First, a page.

How we’ll directly take pictures of Earth-like planets in the future!
“We stand on a great threshold in the human history of space exploration. If life is prevalent in our neighborhood of the galaxy, it is within our resources and technological reach to be the first generation in human history to finally cross this threshold, and to learn if there is life of any kind beyond Earth.”
If you had asked an astronomer 25 years ago whether there were planets around other stars like the Sun, they would’ve told you, “probably,” but without a single example to point to. If you had asked just five years ago whether there were rocky planets like Earth around other Sun-like stars, they would’ve told you, “probably,” but without a concrete example of one. Yet as of today, in 2016, we’ve discovered more than two thousand confirmed planets around stars in other solar systems, including hundreds of rocky worlds, with perhaps eight-to-twelve of those rocky worlds in the right location to have liquid water and potentially life on the surface. Without improved technology, all we can do is speculate. But if we could measure the light coming from those rocky worlds, we could look for the signatures we associate with life:
- liquid, watery oceans and continents,
- atmospheres with rich oxygen contents and other gases conducive to life,
- molecules with distinct biosignatures,
- and even evidence that the life signatures on the surface of the world change with the seasons.
It might sound like a pipe dream, but with the advent of a new piece of technology called a starshade, all of this information could be at our fingertips.
Consider that all of this information that we’d want to know is contained in just a few thousand photons coming from a world not so different from Earth. As Earth rotates in its orbit, we see different ratios of ocean to land, allowing us to learn how much of the surface is covered in liquid versus how much is solid. By collecting the reflected sunlight from the planet’s atmosphere, we can see what spectral absorption features are present, telling us what the ratio of gases like nitrogen, oxygen, carbon dioxide, water vapor and methane are, allowing us to determine whether this planet is likely inhabited or not. And by observing the Earth at different positions in its orbit — and hence, during different seasons — we could see the land masses change from being covered in greenery to a dull brown to coated in reflective ice, and back again.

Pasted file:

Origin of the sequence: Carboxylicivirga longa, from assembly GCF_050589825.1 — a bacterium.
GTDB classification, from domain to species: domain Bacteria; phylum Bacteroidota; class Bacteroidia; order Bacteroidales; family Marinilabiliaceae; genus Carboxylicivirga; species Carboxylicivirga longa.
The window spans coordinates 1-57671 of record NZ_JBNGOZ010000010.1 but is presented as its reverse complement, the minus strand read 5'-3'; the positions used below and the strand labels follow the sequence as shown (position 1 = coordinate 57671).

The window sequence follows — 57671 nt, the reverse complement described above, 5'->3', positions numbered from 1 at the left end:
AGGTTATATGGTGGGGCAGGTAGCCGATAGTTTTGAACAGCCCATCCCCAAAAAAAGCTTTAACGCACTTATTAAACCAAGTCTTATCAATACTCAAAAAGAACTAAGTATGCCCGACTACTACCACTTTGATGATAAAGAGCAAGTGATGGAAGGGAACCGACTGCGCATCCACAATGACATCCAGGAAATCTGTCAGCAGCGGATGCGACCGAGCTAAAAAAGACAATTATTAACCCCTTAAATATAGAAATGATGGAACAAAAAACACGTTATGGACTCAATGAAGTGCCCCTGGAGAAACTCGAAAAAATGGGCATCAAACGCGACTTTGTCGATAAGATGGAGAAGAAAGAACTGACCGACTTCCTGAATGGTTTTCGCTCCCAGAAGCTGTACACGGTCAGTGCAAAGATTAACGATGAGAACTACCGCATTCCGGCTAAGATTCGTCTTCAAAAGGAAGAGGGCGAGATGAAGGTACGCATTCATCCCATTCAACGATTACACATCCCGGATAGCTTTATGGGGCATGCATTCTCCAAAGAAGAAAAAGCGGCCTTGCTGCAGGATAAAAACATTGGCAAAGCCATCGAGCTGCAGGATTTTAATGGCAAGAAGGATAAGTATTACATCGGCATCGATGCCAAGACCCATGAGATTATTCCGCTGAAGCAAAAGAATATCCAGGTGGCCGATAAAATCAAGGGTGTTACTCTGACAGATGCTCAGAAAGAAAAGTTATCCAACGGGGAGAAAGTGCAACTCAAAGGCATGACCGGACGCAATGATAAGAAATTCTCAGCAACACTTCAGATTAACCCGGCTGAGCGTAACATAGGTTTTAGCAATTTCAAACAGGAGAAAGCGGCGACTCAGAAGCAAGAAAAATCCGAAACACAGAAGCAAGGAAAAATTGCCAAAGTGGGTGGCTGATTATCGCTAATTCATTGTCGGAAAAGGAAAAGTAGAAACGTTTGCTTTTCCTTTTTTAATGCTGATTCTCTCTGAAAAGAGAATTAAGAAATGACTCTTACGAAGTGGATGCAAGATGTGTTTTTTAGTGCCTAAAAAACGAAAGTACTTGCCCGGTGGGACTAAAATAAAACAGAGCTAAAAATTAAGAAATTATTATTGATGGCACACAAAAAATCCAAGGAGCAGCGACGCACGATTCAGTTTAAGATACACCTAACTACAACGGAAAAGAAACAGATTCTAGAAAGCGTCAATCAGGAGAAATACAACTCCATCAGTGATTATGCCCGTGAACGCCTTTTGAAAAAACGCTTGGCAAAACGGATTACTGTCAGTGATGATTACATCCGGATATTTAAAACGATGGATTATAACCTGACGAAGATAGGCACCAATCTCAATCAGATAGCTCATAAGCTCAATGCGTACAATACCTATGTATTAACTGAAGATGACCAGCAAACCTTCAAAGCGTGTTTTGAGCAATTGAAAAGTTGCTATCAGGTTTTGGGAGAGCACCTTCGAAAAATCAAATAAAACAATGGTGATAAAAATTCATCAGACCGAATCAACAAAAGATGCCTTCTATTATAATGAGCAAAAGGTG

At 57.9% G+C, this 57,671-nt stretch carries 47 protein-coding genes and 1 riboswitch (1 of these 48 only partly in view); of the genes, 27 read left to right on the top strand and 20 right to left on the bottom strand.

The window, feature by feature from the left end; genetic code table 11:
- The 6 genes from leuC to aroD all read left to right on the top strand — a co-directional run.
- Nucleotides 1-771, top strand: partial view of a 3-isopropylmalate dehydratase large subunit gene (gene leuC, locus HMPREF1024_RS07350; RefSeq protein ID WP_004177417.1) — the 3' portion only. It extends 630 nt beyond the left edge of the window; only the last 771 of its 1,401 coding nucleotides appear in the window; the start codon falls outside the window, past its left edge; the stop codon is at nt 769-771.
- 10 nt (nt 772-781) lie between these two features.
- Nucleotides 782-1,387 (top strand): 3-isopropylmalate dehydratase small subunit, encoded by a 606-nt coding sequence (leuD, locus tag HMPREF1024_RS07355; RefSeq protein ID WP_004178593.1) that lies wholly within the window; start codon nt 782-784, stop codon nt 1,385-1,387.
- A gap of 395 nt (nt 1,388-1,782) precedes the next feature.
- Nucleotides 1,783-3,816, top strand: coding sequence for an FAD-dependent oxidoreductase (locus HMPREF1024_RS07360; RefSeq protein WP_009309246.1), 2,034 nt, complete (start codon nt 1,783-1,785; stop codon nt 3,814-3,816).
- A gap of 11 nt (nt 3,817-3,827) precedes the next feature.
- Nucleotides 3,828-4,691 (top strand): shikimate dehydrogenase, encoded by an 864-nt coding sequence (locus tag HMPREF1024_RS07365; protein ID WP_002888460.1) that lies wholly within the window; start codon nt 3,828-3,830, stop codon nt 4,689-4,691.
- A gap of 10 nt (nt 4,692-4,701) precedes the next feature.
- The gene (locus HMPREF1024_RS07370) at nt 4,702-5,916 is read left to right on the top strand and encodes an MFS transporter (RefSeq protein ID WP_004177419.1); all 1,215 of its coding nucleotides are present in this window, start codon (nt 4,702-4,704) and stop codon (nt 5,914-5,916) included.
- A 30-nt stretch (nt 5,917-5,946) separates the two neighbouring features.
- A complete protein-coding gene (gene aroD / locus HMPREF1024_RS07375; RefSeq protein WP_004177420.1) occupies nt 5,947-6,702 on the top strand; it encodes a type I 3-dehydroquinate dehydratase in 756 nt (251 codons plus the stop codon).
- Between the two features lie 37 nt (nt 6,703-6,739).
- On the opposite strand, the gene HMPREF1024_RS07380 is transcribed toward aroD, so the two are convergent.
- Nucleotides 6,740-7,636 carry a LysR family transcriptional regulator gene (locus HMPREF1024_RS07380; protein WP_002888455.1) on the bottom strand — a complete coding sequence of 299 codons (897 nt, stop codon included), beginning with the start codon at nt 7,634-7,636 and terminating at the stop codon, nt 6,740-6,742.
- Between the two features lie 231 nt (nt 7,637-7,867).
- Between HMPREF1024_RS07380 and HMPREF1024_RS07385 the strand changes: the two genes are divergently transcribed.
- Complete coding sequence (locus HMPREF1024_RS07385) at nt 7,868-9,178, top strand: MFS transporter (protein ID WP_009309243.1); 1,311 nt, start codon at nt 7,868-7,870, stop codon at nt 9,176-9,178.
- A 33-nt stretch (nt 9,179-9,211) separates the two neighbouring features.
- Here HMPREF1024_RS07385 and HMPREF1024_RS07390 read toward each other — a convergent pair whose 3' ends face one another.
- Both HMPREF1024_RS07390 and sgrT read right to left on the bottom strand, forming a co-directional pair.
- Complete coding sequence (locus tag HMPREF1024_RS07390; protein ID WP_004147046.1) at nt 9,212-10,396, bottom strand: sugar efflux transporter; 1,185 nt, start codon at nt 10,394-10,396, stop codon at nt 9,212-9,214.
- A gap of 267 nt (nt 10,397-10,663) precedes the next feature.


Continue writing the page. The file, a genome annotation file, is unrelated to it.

The key to all of this is collecting light from the planet without having that light swamped by the star itself. You might think that by simply blocking out the star’s light with a small disk, something called a coronagraph, we’d be able to do exactly that. It’s true that we use coronagraphs in astronomy to great effect, but light has the unfortunate property (since it behaves as a wave) that it diffracts around any object, including a coronagraph, and that the amount of diffracted light that slips through would swamp any signal from a planet that’s many billions of times fainter than the star it orbits. Yet there’s a beautiful optical trick we can use to block the star’s light entirely: by putting a perfectly shaped optical object of the right size a long distance away from the telescope’s lens. In other words, the solution to seeing a faint planet isn’t itself a task for a more powerful telescope, but for a special light-blocking “shade” for a telescope, the same way the Moon shades us on Earth during a total solar eclipse.
This shade wouldn’t be circular, though, and couldn’t be nearly as big as the Moon is in terms of angular size. What we’d be looking for was a planet separated from its star by just 1/36000th of a degree, which means we’d need it to take up just a tiny fraction of the area that a telescope can observe over. There are three special properties a “shade” like this would have to have: